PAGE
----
The massive increase in mobile data usage, driven by video traffic, 3.5G dongles and smartphones, has created a huge network load that just keeps growing. Upgrading to LTE and beefing up the backhaul can provide bandwidth relief but it requires a large investment, both in terms of money and time. Network operators are faced with difficult choices of how to ensure a quality user experience for bandwidth hungry subscribers while keeping expenses for network expansions in line with revenues.
The Broadband Traffic Explosion
Broadband traffic is growing dynamically, led by the growing use of smartphones. A Forrester Research report released earlier this year predicts that more than a third of consumers in Western Europe will access the Internet from their mobile phones by 2014.
Leading the way is video traffic. As reported by Cisco, video is expected to increase by more than 100 times by 2013 and account for roughly 64 percent of all mobile data traffic, around 1.3 million TB per month.
Meanwhile, the increase in network load is taking a toll on the user experience. The Broadband Expert website reported that operators deliver just 24 percent of the advertised download rate, according to a survey examining U.K. mobile broadband speeds.
Heavy load on cells, backhaul and core network on the busy hours creates uncontrolled degradation of user satisfaction. Customers who are paying for high speed Internet connectivity are facing slow web browsing, frozen videos and long download times.
Solutions for managing the data Tsunami
One possible solution to meet data traffic turmoil is to increase network capacity. Network upgrades bring some relief to operators, but they can be expensive and time-consuming. In addition, when a move to a different network technology, such as LTE, is on the horizon, increasing the capacity of tomorrow's legacy network may not be a wise investment.
The adoption of 4G technologies such as LTE (3GPP Long Term Evolution) and WiMAX will enable substantially higher throughput on backhaul and radio. However, deployment of LTE has been delayed due to the complexity of roaming across different LTE networks, and unclear deployment strategies and equipment costs. Most operators prefer to "sit on the fence" and wait while getting the most out of their existing HSPA technologies.
Another solution is to impose limits on subscriber bandwidth consumption, often combined with additional fees for "network hogs" that exceed those limits (typically about 2 percent – 5 percent of all subscribers). Bandwidth caps and throttling can mitigate the problem of bandwidth hogs, but they do not address the huge amount of data generated by average customers who live within the fair-use limitation.
Bandwidth shaping can be used to protect the network from bandwidth demanding applications; however, it can also affect the quality of service for popular applications such as video streaming. A degradation in the quality of the service can deter current and prospective subscribers and can raise criticism from proponents of network neutrality.
A cost-effective and more immediate method for reducing network load is data optimization, which reduces transmission bandwidth requirements on the radio, wireless backhaul and IP transit. These solutions accelerate mobile browsing, with an up to 60 percent reduction in network traffic on the backhaul and radio networks – depending on the level of compression of images and video.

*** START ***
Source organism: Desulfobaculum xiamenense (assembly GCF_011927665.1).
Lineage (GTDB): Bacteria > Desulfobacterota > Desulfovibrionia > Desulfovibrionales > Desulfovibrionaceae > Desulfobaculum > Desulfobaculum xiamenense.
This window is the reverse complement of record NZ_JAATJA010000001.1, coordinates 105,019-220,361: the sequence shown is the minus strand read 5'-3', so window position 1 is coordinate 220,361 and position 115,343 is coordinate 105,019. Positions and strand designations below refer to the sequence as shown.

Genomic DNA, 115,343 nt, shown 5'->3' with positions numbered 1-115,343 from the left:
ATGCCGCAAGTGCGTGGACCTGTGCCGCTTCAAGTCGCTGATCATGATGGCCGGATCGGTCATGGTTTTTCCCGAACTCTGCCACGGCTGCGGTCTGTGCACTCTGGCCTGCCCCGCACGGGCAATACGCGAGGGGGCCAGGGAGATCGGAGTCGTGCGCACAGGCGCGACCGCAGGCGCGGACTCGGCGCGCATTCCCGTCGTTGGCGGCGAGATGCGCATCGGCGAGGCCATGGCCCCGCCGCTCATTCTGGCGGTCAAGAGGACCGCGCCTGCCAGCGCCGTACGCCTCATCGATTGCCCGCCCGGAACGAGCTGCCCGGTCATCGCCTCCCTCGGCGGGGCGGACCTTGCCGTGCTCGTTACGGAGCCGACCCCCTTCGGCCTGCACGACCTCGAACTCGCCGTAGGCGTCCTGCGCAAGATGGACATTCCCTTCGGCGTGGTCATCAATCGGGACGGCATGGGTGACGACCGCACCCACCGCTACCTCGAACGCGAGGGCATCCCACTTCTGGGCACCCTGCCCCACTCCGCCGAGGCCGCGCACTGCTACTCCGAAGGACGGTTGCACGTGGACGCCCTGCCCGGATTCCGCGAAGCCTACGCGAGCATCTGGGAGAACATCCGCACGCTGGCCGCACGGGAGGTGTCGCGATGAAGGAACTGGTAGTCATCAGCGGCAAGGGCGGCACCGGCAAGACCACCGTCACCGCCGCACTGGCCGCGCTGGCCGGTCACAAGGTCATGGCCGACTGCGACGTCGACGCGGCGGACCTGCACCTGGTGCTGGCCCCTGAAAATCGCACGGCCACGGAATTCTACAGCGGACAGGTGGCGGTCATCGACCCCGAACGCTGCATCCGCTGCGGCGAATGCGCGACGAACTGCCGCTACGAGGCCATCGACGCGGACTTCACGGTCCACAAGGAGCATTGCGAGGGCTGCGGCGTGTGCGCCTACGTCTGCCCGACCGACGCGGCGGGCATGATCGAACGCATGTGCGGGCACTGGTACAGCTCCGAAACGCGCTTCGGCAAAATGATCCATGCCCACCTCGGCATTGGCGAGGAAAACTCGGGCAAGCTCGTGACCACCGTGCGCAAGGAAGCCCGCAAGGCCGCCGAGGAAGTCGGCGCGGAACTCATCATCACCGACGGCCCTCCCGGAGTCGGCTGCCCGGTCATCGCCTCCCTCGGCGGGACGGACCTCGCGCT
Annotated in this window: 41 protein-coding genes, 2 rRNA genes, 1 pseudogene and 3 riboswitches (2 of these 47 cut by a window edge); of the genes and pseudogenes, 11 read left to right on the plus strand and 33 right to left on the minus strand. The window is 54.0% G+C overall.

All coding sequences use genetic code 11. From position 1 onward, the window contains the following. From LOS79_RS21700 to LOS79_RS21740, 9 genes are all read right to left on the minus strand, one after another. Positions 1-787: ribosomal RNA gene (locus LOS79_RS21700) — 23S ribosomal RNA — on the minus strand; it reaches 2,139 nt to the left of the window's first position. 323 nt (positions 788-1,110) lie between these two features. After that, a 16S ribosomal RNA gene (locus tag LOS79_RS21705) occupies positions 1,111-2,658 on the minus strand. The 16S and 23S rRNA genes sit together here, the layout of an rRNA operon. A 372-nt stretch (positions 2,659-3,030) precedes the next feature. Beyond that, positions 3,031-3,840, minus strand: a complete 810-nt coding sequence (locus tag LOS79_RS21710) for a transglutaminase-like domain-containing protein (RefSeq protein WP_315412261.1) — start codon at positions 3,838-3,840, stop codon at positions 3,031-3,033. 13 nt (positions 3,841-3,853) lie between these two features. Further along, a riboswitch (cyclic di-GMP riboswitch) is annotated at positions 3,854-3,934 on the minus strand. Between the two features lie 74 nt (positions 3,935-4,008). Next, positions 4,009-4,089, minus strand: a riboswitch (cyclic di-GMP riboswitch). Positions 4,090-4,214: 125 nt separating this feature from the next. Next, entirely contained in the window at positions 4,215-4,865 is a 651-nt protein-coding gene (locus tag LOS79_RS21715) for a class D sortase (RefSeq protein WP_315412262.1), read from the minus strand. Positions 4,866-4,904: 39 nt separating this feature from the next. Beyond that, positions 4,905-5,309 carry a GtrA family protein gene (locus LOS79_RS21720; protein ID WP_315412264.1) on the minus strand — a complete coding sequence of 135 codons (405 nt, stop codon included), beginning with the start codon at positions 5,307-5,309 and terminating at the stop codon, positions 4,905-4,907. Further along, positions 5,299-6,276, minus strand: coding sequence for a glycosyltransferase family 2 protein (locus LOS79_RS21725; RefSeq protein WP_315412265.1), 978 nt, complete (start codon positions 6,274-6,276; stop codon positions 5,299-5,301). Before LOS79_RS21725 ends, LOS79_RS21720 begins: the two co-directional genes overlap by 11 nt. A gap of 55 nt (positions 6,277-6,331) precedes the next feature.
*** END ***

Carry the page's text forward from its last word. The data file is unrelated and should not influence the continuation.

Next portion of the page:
Optimization solutions can be differentiated, personalized and adapted to the changing network conditions, with policies for busy hours and in specific areas of congestion. By following the following five key factors for optimization, operators can achieve optimal results.
• Optimize all major types of traffic and protocols: In order to provide operators with concrete benefits, it is recommended to optimize all major and emerging traffic types, such as video streaming, Flash video, P2P traffic, etc.
• Optimization tuned by peak-hour congestion: The peak-hour represents a challenge to deliver smooth browsing to users of heavy multimedia applications while ensuring that there is sufficient bandwidth to meet all subscribers' needs. Optimization techniques can be based on the level of traffic congestion to maximize network efficiency and avoid service degradation.
• Cell-based data optimization: Cell-Based Data Optimization uses dynamic policies to ensure the most relevant optimization technique is applied to each cell based on local traffic patterns such as busy hours or increased activity due to sporting events or concerts. By varying the level of network optimization, the network is used more efficiently while ensuring the best possible user experience for all subscribers.
• Data optimization with fair use controls and service personalization: The ability to personalize the optimization and traffic management services and align programs with differentiated tariff plan strategies provides subscribers with fair use and controls. The solution should be policy-based and sufficiently flexible to attach both different optimization techniques and different pricing levels based on tariff plans, devices, subscriber preferences, applications and congestion levels.
• Single-proxy optimization solution: Optimization solution should include the necessary flexibility and depth of features. Partial solutions force operators to deploy multiple proxies, increasing latency, management complexity and increasing capital and operating costs.
When implemented using all five factors, optimization can provide the bandwidth operators need with the network availability that subscribers demand, both now and in the future.
Merav Bahat is vice president of marketing for Flash Networks.